(Reuters) - Indian government bond yields ended largely unchanged on Thursday as the fall in oil prices was offset by relatively hawkish commentary from the Federal Reserve in the minutes of the latest meeting.
Market participants also stayed away, awaiting debt supply on Friday. New Delhi aims to raise 280 billion Indian rupees ($3.39 billion) through the sale of bonds, which includes 120 billion rupees of the benchmark paper.
The benchmark 10-year yield ended at 7.3271%, after ending at 7.3212% on Wednesday.
"The Fed minutes were evidently hawkish, and signalled a restrictive policy stance, albeit with smaller rate hikes continuing until credible softening of inflation is visible," said VRC Reddy, treasury head of Karur Vysya Bank.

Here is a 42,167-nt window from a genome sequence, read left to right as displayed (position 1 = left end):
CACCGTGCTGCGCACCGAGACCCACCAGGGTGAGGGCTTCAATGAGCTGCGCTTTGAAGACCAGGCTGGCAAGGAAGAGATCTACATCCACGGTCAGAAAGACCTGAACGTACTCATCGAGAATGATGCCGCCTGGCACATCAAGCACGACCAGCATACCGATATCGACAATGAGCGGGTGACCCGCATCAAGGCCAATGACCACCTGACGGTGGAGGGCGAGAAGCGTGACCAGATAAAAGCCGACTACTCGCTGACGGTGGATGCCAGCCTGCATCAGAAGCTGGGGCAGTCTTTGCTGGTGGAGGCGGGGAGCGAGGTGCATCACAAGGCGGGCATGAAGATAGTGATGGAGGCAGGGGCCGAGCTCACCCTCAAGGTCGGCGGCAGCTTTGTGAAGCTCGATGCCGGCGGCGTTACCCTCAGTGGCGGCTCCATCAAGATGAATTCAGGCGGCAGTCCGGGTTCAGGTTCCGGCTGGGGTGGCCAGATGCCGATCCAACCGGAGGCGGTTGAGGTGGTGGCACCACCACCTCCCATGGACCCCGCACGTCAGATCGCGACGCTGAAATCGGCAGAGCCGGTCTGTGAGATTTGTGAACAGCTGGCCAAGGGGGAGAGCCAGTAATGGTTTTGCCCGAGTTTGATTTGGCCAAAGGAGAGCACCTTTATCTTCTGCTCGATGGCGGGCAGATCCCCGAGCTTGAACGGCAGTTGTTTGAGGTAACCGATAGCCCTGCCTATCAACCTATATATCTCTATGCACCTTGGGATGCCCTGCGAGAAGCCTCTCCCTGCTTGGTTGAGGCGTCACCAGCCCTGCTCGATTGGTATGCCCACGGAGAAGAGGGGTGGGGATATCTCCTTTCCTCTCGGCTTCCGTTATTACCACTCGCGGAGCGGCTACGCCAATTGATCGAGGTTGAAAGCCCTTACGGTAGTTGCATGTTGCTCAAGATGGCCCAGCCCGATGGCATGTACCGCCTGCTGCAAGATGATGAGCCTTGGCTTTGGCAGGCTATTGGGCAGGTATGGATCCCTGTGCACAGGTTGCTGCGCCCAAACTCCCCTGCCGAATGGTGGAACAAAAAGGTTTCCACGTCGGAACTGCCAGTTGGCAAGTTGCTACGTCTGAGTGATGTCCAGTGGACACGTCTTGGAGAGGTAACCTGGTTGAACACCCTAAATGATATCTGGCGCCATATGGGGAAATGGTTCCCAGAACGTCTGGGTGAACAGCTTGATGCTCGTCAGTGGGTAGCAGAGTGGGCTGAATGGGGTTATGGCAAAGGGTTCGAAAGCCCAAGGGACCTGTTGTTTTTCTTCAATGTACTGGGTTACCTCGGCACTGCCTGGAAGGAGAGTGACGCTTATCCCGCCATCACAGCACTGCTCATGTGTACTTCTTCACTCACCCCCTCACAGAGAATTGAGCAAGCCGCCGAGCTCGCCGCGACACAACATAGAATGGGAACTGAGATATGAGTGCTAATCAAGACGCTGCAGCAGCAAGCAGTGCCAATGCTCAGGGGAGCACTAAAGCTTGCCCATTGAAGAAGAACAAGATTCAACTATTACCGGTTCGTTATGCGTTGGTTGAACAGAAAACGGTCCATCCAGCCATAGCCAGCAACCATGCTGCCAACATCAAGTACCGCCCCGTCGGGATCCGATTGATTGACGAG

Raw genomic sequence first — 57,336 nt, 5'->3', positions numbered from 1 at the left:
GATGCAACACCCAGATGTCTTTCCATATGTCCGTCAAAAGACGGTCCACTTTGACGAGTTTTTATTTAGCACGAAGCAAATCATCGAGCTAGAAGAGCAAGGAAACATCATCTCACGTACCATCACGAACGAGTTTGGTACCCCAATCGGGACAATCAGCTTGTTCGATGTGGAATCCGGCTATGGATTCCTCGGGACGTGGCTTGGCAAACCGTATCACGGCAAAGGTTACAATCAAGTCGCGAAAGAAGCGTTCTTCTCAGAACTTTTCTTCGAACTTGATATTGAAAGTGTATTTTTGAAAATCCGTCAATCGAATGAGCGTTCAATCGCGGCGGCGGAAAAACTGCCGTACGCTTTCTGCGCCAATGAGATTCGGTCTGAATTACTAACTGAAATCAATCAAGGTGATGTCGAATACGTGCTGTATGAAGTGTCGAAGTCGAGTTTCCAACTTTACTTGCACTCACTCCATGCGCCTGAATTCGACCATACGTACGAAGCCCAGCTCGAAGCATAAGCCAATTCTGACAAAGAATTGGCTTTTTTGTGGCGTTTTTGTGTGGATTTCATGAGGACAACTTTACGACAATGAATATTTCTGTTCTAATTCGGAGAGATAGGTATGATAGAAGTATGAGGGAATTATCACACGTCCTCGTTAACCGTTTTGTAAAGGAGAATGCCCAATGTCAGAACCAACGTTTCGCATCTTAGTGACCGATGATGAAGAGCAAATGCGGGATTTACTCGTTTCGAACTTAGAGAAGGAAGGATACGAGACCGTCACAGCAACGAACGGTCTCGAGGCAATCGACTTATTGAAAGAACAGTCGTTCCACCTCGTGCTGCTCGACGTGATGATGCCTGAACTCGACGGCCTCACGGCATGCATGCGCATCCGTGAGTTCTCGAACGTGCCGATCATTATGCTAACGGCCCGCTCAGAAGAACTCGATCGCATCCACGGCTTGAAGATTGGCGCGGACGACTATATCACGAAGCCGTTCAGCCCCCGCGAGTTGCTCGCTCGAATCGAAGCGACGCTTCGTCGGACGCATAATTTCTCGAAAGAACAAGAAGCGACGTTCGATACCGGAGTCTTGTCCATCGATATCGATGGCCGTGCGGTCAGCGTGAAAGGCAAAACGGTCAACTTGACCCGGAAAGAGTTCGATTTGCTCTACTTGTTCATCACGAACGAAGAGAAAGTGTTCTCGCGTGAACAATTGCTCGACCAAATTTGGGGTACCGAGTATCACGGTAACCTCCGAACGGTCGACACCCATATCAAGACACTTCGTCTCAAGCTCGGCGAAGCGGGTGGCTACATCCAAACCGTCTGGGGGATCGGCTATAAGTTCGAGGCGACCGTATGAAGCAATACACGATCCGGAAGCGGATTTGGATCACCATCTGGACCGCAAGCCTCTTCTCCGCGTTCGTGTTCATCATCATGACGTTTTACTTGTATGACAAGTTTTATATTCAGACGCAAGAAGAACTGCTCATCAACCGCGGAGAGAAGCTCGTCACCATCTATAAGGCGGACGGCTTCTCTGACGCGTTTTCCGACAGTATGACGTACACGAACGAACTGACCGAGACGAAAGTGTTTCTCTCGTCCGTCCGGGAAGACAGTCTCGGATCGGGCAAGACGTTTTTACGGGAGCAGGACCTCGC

"However, the steep fall in crude prices, weighed by recession fears and COVID-induced demand destruction in China, negated the pressure on yields."
The minutes of the Fed meeting showed policymakers still focused on controlling the pace of price increases and worried about "misperception" in financial markets that their commitment to fighting inflation was flagging.
The Fed had raised rates by 50 basis points (bps) in this meeting, after four back-to-back 75-bps hikes. It raised rates by 425 bps in 2022.
Oil prices have been easing this week, with investors worried about fuel demand in China. The benchmark contract crashed by nearly 10% in the last two sessions, seeing its biggest single-day drop in four months on Wednesday.
It was last trading at $78.50 per barrel.
Oil prices have a direct impact on India's retail inflation as it is one of the largest importers of the commodity. The data for December is due next week and comes after the reading eased below 6% in November, a first in 11 months.
Barclays expects the reading at 5.96%, against 5.88% in November and the Reserve Bank of India target range of 2%-6%.